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Why Real Estate Is At The Heart Of £8.7B Morrisons Takeover Bid

Morrisons is being pursued by private equity.

UPDATE, July 4, 4.00 P.M. GMT: Since this story was filed, Morrisons has accepted a takeover bid from a consortium led by Fortress.

Private equity firms are circling another UK supermarket chain, plotting a multibillion-pound takeover bid — and as with other recent giant M&A transactions, property is central to the appeal of the deal. 

On Monday, listed company Morrisons confirmed weekend press reports that it had rejected an £8.7B bid from Clayton, Dubilier & Rice. CD&R may still come back with a higher bid, and there is the possibility that other private equity firms including Apollo could also make a bid for the company, the Evening Standard reported.

Supermarkets have fared well during the pandemic-hit last 18 months, as they have remained open for business and people have been forced to eat at home more. 

But beyond their core business of selling groceries, the property portfolios of big supermarket chains have also drawn the attention of private equity firms, which can use real estate assets as a way of partially funding takeover deals. 

Fellow UK supermarket Asda was bought earlier this year for £6.8B by petrol station business EG Group and private equity firm TDR. The deal was undertaken using £3.5B of debt, and the buyers are in the process of recouping a big chunk of the equity they shelled out by selling Asda’s logistics portfolio. The assets were expected to fetch £1.2B, but fierce bidding has driven the price up to £1.6B, React News reported.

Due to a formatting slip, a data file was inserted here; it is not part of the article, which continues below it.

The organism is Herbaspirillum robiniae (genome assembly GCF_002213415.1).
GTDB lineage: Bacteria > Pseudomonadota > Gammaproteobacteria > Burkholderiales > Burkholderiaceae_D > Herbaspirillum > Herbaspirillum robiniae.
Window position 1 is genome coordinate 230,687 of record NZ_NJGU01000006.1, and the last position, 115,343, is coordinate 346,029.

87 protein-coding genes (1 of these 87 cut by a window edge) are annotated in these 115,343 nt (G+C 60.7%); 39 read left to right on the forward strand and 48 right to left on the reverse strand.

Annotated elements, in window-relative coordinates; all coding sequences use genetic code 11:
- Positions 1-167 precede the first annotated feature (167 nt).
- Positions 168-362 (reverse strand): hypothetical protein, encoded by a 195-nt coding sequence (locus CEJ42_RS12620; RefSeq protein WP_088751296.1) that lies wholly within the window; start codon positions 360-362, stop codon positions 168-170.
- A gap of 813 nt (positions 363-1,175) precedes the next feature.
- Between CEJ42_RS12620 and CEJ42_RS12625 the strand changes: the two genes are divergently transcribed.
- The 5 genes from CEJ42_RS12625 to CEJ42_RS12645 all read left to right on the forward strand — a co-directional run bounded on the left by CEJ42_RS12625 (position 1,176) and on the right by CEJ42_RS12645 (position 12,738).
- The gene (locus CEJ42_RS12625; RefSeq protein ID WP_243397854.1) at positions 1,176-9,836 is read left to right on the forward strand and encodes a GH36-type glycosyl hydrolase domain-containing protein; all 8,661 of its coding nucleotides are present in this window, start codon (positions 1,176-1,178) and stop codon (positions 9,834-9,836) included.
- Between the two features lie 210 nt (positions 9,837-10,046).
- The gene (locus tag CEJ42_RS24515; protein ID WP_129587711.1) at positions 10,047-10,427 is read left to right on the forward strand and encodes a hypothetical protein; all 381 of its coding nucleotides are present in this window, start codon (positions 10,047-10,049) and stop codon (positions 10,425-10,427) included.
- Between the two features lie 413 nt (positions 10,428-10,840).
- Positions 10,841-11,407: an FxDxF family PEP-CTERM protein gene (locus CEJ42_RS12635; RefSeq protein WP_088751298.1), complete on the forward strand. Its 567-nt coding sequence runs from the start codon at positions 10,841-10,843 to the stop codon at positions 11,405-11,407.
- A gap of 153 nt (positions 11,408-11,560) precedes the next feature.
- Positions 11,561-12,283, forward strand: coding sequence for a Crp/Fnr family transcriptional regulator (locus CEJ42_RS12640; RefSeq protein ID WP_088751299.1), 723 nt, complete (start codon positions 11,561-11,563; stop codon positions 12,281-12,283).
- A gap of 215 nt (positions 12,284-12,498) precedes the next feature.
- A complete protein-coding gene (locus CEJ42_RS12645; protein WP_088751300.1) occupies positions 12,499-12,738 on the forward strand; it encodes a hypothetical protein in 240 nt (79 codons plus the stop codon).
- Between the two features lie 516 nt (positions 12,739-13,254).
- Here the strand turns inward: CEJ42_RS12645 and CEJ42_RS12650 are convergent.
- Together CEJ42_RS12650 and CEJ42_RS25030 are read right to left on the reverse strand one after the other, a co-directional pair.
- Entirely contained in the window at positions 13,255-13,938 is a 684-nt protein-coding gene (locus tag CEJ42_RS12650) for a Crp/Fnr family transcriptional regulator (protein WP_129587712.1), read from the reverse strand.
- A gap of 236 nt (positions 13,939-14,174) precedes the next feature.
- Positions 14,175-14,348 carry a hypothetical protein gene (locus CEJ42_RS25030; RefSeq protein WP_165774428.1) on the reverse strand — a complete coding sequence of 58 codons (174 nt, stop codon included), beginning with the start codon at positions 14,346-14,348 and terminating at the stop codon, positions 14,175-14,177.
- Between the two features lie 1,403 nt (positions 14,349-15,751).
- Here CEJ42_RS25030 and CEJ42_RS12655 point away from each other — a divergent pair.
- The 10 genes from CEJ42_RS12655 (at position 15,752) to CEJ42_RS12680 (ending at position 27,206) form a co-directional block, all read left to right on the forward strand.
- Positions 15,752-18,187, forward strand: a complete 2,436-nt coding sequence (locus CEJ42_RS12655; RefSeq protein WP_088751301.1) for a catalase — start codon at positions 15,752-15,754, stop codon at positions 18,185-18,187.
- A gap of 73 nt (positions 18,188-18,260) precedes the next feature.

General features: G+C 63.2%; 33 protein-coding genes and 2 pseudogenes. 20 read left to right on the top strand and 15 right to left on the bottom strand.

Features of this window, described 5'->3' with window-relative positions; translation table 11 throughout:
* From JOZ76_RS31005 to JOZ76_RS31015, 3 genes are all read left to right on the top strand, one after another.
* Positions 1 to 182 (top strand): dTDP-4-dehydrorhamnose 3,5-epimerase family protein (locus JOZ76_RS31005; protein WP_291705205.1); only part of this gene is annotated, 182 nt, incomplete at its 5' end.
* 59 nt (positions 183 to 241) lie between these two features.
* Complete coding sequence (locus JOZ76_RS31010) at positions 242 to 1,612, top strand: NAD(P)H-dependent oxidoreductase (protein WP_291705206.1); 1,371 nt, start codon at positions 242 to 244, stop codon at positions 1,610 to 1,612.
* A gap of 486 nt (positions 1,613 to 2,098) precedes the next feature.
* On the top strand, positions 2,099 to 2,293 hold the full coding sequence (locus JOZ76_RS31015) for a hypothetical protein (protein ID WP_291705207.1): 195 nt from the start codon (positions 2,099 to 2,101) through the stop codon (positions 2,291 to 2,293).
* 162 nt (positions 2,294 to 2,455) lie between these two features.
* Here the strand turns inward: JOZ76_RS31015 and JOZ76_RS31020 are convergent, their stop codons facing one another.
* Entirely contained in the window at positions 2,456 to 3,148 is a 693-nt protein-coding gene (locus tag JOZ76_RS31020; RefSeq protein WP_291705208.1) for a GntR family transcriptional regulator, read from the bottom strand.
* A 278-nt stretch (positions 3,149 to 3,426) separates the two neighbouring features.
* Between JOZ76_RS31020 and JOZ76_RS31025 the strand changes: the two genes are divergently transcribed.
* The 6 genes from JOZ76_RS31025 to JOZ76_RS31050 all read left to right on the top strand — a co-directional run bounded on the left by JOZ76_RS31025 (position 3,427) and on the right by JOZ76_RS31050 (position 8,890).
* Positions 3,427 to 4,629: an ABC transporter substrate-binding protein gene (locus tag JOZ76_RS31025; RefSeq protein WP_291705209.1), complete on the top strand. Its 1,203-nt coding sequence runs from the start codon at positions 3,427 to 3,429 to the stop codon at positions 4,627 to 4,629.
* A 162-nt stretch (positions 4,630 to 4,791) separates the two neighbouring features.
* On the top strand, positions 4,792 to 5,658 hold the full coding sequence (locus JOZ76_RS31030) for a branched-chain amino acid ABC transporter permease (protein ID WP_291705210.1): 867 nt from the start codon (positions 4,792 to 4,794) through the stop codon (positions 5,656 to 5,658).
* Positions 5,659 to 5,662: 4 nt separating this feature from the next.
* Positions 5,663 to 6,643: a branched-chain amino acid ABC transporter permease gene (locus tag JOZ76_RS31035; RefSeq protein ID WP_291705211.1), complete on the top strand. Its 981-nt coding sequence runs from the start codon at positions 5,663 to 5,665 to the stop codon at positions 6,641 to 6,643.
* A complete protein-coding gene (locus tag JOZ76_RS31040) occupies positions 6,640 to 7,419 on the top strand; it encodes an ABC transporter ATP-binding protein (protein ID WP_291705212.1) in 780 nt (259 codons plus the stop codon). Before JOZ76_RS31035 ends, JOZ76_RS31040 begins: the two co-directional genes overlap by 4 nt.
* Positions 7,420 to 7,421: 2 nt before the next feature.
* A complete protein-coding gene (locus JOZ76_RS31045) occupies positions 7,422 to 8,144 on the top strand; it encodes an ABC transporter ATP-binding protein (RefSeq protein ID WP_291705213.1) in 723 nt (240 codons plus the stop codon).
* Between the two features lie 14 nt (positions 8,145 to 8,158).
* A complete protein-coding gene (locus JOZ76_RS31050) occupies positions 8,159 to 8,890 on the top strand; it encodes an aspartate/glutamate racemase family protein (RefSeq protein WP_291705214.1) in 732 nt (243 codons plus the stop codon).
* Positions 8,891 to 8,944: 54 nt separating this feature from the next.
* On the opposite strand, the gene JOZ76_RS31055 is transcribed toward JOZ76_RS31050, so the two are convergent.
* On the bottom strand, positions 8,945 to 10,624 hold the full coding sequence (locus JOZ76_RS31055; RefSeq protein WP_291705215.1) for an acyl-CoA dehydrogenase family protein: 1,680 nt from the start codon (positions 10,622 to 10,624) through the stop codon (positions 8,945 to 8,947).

Analysts expect any buyer of Morrisons to raise capital by selling off some of its store portfolio and leasing it back. Company accounts showed that Morrisons owned the freehold of about 85% of its stores, compared to Sainsbury’s, which owns about 60%. Analysts at Barclays reported that the store portfolio could be valued at around £8B, the Standard reported. 

FT journalist Jonathan Eley pointed out on Twitter that in 2015 Morrisons took a £1.27B hit on the value at which it held its stores, because big-box supermarkets were then considered a liability. But in 2020 it started to include the revenue from online orders picked in stores into the value at which they were held, which saw their value creep up by £49M. 

Real estate investors certainly value UK supermarkets right now, indicating that any buyer of Morrisons would have little trouble monetising its stores. Almost £1.5B of supermarket assets traded in the UK last year, Savills said, in spite of the malaise in the wider retail market. Yields for such assets are around 4% to 4.5%, depending on the length of the lease. Supermarket Income REIT raised £150M of equity in March from stock market investors for new acquisitions.